For people with many food allergies, new research suggests that a drug already approved for asthma and chronic hives may protect against severe reactions to peanuts, eggs, milk and other foods.
In an early analysis of data from a clinical trial supported by the National Institute of Allergy and Infectious Diseases, 165 children and teens who received injections of the drug Were able to consume higher doses. were treated with a placebo, said Dr. Alkis Togias, chief of the allergy, asthma and airway biology branch at NIAID.
The main advantage of this drug is that it will cover more than one food item and it has been around for almost two decades and we know its safety profile, which is quite good, Togias said.
The monoclonal antibody omalizumab, marketed as Exolair and developed by Genentech and Novartis, is already available as a treatment for asthma. The drug was shown to reduce allergic asthma attacks and hives in clinical trials.
On December 19, NIAID and Genentech announced that the Food and Drug Administration was accelerating approval of an injectable drug to be used against accidental exposure to foods.
Because the drug has FDA approval for asthma, it can already be prescribed to patients off-label, but doctors said it is difficult to get it approved by medical centers and insurers to pay for prescriptions for food allergies. It may be difficult to do.
According to Genentech spokesperson Lindsay Mathias, the monthly cost of Xolair for allergic asthma is about $3,663 and the average person with the condition takes the drug for about 10 months. Monthly costs for chronic spontaneous urticaria range from $1,323 to $2,646, depending on the dosage.
Togias said full approval of the drug by the FDA as a food allergy treatment would help with insurance issues.
While insurance companies may back out even if they get FDA approval, it would be more difficult for them to do so if there was an approved indication, he said.
According to the USDA, about 2% of adults and 4% to 8% of children in the US have food allergies. Anaphylactic shock from allergen ingestion results in 30,000 emergency room visits, 2,000 hospitalizations, and 150 deaths each year.
About 40% of people with food allergies are allergic to multiple foods, Togias said.
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There have been several small studies that have found the drug to be protective, but a larger clinical trial is needed to gain FDA approval.
In the trial details on ClinicalTrials.gov, researchers looked for people with allergies to peanuts, as well as two other foods that can cause bad reactions, such as tree nuts (cashews, hazelnuts or walnuts), milk and Eggs. According to the National Institutes of Health, participants ages 1 to 17 were enrolled, as well as three adults ages 18 to 55, all of whom consumed peanuts and at least two other common dietary supplements. Food allergy was confirmed.
At the beginning of the study, participants were given:
- 600 mg of peanut protein, which is equivalent to about two and a half peanuts.
- 1,000 mg egg protein, equivalent to one-fifth of a raw egg.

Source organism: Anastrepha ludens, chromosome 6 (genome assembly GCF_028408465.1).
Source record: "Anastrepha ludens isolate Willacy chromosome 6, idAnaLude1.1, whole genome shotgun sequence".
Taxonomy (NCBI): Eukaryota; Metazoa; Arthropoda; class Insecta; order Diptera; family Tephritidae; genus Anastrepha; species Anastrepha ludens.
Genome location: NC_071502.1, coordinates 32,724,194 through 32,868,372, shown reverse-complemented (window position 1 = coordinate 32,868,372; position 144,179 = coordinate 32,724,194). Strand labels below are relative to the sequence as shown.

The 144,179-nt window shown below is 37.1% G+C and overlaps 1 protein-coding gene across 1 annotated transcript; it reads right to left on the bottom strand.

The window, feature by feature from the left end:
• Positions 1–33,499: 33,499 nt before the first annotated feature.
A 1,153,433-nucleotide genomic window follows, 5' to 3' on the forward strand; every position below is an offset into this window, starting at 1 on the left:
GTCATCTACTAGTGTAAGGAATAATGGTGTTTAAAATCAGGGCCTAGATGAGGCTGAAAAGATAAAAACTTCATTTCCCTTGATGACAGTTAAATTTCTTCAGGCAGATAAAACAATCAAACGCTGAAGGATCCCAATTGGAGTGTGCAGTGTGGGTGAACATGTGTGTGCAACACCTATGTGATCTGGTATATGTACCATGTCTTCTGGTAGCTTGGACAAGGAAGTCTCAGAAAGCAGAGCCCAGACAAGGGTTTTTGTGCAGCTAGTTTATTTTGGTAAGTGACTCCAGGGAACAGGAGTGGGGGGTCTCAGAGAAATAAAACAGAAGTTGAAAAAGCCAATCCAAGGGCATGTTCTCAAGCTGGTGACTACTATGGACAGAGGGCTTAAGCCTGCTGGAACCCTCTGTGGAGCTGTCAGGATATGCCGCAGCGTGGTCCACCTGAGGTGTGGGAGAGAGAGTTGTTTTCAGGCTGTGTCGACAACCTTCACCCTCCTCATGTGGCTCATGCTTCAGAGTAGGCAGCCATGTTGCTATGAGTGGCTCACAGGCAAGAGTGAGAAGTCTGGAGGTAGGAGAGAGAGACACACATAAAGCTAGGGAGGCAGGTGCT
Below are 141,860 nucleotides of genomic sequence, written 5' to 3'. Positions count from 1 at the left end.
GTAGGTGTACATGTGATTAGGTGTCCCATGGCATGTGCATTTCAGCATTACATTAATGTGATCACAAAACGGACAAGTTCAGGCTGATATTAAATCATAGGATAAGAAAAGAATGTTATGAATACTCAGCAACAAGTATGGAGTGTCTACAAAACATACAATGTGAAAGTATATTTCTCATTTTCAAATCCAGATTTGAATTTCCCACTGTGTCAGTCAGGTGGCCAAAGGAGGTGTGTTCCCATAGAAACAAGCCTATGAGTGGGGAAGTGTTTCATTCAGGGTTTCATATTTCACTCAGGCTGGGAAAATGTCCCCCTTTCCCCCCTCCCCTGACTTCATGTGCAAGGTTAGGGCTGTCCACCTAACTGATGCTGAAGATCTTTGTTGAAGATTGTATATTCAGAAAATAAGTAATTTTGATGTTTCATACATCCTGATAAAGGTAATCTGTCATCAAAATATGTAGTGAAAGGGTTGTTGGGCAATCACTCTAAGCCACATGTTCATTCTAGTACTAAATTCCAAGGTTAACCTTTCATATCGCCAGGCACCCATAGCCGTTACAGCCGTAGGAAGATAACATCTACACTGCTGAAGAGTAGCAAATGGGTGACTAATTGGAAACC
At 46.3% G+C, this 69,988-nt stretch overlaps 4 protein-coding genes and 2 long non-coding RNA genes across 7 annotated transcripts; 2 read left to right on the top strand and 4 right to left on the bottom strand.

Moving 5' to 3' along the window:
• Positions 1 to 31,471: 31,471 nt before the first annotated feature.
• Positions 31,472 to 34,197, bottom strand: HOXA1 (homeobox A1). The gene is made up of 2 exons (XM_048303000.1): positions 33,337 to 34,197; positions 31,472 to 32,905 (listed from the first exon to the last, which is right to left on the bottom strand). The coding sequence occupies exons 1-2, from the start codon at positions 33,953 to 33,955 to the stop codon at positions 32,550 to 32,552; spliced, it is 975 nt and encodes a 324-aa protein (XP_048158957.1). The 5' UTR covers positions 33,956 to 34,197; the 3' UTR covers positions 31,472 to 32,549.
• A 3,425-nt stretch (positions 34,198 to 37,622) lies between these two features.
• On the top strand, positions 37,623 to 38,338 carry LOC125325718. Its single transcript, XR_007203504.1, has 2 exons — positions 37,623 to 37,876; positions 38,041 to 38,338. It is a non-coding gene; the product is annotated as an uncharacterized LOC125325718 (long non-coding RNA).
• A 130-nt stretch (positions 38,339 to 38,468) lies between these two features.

- Or 600 milligrams of milk protein, equivalent to about one ounce of raw milk.
Participants were also tested on a diet that contained proteins from several foods that cause allergic reactions.
Potential approval of Xolair for food allergies has been a long time coming, said Dr. Joyce Yu, an expert in pediatric allergy and immunology at Columbia University’s Vagelos College of Physicians and Surgeons.
Yu said FDA approval would likely make life easier for both doctors and patients, who said they have not used the drug off-label because it is difficult to get permission for it.
This would be a helpful option for parents who feel stuck between a rock and a hard place, Yu said.
The drug, which is a man-made antibody, works by reducing a component of the immune system called IgE, which is then released in abundance, said Dr. Cosby Stone, assistant professor of allergy and immunology at Vanderbilt University Medical Center. The body mistakenly identifies the allergen as a parasitic infection.
A drug that could make children with allergies less sensitive to common foods would be incredibly valuable to children, especially young children, and their parents because children should be protected from any type of exposure, Stone said. It is not easy to keep.
There is already evidence in group studies that shows it protects people from serious reactions, Stone said. But I think everyone in our field will be thrilled to have evidence from a randomized controlled trial.
The FDA declined to comment on the drug’s approval status, but NIAID and two drugmakers recently announced that the FDA has granted priority review for Xolair.
Preliminary analysis showed that Xolair significantly increased the amount of primary target peanuts and milk, eggs and cashews that could cause allergic reactions in children and teens with food allergies, said Dr. Larry Tsai, director of respiratory, allergy and The global head of infectious disease product development at Genentech said in an email.
Full trial findings are expected to be published in a medical journal in late January or February.
Togias said FDA approval could come in the first quarter of 2024.
For Tsai, the test findings are personal, as she has food allergies and also has a child who suffers from severe food allergies.
“I know firsthand how challenging it is to deal with this situation and live in constant fear of sudden exposure,” Tsai said.
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